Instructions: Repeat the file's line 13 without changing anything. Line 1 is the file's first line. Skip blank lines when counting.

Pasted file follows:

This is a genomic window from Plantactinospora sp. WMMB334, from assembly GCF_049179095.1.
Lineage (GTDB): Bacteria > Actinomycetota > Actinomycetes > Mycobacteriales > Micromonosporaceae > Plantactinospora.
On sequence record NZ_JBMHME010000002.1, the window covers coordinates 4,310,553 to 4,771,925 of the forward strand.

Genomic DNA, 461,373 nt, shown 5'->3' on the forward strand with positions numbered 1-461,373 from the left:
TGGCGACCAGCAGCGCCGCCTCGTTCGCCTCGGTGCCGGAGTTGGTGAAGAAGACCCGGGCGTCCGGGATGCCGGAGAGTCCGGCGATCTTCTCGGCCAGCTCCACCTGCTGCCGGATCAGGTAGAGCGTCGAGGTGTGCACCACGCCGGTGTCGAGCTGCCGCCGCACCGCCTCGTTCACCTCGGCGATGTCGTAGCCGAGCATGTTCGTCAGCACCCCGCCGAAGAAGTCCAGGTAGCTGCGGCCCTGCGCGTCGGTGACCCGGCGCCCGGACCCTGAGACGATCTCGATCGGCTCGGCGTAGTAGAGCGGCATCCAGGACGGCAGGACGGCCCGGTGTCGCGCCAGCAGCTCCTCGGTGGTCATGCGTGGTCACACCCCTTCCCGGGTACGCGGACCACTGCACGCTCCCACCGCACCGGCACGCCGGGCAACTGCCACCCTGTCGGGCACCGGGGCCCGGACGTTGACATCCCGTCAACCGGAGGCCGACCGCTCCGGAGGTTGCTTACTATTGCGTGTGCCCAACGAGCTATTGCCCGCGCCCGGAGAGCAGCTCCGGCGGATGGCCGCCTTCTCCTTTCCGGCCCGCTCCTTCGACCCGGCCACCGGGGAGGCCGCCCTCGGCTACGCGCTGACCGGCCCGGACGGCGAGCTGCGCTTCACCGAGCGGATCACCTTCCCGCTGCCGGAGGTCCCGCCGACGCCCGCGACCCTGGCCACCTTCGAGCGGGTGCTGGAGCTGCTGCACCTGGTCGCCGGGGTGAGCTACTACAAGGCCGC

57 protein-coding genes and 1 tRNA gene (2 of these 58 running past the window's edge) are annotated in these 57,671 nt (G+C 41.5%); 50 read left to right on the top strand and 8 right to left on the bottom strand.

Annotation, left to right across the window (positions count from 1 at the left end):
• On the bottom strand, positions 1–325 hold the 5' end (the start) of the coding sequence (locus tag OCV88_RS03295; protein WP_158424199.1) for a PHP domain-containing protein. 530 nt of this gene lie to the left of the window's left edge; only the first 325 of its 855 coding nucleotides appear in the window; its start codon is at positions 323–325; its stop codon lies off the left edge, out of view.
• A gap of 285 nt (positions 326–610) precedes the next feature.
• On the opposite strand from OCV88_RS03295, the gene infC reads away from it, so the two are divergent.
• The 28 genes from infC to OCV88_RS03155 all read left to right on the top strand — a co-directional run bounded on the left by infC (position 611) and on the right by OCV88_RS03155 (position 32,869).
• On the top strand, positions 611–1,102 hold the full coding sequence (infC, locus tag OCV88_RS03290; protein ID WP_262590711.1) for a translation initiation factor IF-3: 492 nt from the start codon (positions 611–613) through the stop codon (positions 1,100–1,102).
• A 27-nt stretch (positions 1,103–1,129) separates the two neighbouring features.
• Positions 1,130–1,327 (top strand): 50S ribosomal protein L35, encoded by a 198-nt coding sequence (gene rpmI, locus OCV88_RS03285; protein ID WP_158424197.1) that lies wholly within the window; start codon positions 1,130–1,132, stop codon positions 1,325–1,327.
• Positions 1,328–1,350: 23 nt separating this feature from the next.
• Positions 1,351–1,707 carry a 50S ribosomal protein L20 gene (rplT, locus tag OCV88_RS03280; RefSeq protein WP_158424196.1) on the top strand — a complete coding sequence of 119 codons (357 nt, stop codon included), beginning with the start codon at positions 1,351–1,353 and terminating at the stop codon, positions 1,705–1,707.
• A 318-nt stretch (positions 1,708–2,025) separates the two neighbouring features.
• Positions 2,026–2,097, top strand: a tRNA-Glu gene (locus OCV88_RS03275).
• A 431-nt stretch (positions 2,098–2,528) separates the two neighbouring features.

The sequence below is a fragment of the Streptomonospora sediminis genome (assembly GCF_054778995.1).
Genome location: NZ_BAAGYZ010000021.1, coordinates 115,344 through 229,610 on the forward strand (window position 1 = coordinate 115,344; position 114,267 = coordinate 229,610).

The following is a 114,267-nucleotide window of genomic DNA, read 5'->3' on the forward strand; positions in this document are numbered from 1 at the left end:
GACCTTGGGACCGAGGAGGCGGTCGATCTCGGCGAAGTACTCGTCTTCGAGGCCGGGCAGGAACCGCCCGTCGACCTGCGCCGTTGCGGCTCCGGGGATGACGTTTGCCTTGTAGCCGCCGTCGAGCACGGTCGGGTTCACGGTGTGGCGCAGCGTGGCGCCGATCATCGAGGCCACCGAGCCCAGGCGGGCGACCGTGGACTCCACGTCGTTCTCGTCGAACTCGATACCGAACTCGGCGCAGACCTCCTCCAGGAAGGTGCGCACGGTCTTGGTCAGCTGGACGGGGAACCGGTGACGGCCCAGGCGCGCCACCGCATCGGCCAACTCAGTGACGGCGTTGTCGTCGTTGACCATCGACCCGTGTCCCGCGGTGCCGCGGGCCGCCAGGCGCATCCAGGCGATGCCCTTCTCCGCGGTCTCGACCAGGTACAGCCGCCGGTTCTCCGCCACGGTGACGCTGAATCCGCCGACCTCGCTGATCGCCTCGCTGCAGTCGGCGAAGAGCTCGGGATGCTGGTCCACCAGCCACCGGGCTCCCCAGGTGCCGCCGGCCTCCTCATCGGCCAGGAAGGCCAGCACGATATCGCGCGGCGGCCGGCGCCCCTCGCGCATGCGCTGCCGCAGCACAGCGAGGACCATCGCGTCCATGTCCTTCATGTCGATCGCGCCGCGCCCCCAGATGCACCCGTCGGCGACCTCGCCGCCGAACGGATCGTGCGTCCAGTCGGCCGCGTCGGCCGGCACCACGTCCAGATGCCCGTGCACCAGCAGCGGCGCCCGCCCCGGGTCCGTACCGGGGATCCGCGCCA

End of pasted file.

• A 27-nt stretch (positions 1,103–1,129) separates the two neighbouring features.